Bryan Caplan  

Free Education Valued at Cost

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Mankiw notes that Yale is offering some free education over the web, and wonders whether this is "the beginning of a big change in the industrial organization of higher education?"

I say: No Way. Lots of people want an Ivy League diploma without the work of an Ivy League education. But almost no one wants an Ivy League education without the benefit of an Ivy League diploma.

Indeed, as I've often told my students, an Ivy League education is already free. If you want to learn, start attending classes. No one's going to "card" you. Unfortunately, after four years, no one will vouch for you, either.

At that point, you'll wish you heard one of my lectures on the signaling model of education.


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COMMENTS (8 to date)

Signalling theory

I've just gone back and read the post from earlier this year about the idea that education is mostly just signals and not really educational.

I can't help but think that if a college degree is on average just a signal (and not significantly cognitively beneficial) the signalling theory implies that if any employers who could devise a cheaper, quicker and more accurate method of deciding the quality of their hires than making them spend four years at useless college would clean-up by being able to employ much cheaper no-college kids who are equal in quality to degree-dolders.

The incentive to do this is massive, given the differential in salaries between those with and without degrees. The fact that this does not happen implies to me that college _is_ educational.

The reason economists are sympathetic to signalling is that they are very smart (yes, really) and are among the people who probably don't benefit greatly from college, they learned how to think at high school and are mostly self-educated anyway. To understand educational benefit I think you need to focus firmly on the middle of the distribution curve - Cal State, not Berkeley.

Alcibiades writes:

I would like to add, for those who push the "unique experience" view of college, that not only is the education free but the parties are too.

Andrej Salner writes:

I share your feeling that this may not be the beginning of a big change in industrial organisation in the provision of higher education. At the same time, I think you are underestimating potential demand for free "attendance" at lectures at top notch schools. I think a market exists among high quality students, graduates and teachers at lower quality universities internationally. They do not have the option of coming to class at Yale because of prohibitive transaction costs.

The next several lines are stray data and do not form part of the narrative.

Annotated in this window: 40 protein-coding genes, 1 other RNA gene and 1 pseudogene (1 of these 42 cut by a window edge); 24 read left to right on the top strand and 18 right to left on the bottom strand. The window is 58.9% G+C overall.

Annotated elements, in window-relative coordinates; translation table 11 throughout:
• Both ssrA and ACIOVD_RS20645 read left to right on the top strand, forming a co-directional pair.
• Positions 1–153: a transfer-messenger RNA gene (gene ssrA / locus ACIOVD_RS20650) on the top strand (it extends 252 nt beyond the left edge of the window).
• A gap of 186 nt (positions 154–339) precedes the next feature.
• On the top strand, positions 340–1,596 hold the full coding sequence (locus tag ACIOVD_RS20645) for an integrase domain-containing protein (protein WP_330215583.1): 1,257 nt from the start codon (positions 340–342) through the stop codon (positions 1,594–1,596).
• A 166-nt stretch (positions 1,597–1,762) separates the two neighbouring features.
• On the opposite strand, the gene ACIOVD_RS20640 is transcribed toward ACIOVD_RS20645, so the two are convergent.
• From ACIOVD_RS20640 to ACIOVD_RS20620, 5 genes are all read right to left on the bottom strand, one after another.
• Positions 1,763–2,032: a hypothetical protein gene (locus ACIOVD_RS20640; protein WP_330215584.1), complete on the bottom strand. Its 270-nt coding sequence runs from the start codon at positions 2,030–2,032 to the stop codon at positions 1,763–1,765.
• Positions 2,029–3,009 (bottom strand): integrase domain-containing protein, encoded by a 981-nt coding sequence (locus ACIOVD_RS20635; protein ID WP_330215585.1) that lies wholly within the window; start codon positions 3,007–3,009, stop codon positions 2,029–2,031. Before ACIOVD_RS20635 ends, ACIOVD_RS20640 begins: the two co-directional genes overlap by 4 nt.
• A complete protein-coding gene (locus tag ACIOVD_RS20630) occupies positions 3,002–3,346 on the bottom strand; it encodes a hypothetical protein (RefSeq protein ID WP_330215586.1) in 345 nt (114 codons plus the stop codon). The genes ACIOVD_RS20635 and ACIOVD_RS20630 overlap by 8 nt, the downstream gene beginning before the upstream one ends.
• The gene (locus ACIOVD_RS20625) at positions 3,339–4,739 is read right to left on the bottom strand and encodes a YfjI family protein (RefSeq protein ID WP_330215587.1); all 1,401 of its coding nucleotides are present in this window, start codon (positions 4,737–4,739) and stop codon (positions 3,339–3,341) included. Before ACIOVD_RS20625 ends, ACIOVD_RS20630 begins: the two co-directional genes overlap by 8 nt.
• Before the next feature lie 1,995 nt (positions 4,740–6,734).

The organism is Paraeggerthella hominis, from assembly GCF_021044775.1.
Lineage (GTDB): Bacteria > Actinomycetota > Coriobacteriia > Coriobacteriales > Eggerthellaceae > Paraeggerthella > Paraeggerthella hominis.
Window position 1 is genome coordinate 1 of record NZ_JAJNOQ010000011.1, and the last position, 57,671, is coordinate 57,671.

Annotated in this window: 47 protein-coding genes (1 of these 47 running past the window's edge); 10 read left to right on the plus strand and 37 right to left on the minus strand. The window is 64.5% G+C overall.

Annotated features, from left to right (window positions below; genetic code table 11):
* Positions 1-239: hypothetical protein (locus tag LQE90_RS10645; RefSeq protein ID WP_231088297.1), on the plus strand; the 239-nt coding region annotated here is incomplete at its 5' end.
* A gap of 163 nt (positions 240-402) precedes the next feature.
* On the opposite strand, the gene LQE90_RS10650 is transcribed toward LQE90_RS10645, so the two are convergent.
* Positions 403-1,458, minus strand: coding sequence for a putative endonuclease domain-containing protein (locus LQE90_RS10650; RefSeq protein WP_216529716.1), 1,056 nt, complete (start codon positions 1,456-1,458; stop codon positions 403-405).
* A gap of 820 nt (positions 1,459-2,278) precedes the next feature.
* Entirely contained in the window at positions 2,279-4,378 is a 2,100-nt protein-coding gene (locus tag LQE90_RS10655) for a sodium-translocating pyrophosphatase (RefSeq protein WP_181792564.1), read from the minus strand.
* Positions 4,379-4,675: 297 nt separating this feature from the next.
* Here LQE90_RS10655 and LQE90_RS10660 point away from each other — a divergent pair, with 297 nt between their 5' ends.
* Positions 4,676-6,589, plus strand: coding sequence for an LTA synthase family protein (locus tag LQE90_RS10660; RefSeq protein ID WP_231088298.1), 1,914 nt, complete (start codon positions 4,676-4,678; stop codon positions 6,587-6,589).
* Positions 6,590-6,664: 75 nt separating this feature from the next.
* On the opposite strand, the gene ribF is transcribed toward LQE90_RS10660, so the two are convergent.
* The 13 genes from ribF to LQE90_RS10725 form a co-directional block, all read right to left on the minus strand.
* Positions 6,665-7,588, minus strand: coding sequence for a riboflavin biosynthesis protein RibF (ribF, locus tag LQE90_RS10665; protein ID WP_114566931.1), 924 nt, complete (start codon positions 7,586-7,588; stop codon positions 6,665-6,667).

They may find it selectively of great value to be able to sit/skim through a full course in their area of study (or teaching) as a shortcut to staying in touch with the mainstream of world (or Anglo-Saxon world) science.
I believe the international market may be large enough to be interesting in terms of viewership and even revenue potential.
It should also be noted that before Yale other universities of similar stature have provided free video lectures (e.g. http://webcast.berkeley.edu/courses).
The next boundary may be the use of commonly accessible audio and video communication technologies (microphones, webcams, VOIP) to allow eLearners more active participation in lectures. That would be industrial change - getting a Yale education via Skype and email with access to library collections but without the cost of travelling to and living in CT.

Matthew Cromer writes:

Is there anything you couldn't learn in college readily on your own through books, the internet, etc?

Perhaps neurosurgery. . .

Omer K writes:
I can't help but think that if a college degree is on average just a signal (and not significantly cognitively beneficial) the signalling theory implies that if any employers who could devise a cheaper, quicker and more accurate method of deciding the quality of their hires than making them spend four years at useless college would clean-up by being able to employ much cheaper no-college kids who are equal in quality to degree-dolders.

Indeedido... but I say old chap... have you ever heard of Griggs Vs Duke Power 1971?

nelziq writes:

For those not in the know:
Griggs vs. Duke Power Co. (1971) - Supreme Court makes its first ruling on the job-bias provisions of Civil Rights Act of 1964, declaring “objective” criteria, unrelated to job skills, for hiring workers are discriminatory if minorities end up disadvantaged.

Bethany writes:

I do not think that college can be free. Some one has to do something in order for someone else to learn it. And no one does anything free anymore. Also, you can look at it on the time and hard work level. Someone is giving up their precious time to learn new skills. Also, nothing comes without doing a little work. So you could say that one person gets it free money wise but someone else has to pay for it.

Dick writes:

I think there are many people who cannot or do not want to go to college but still want to educate their self. There are also many people with college degrees that are interested in life long learning. This is especially true of many retire people.

Universities and colleges that make courses available free or at greatly reduce cost are providing a great service to society.

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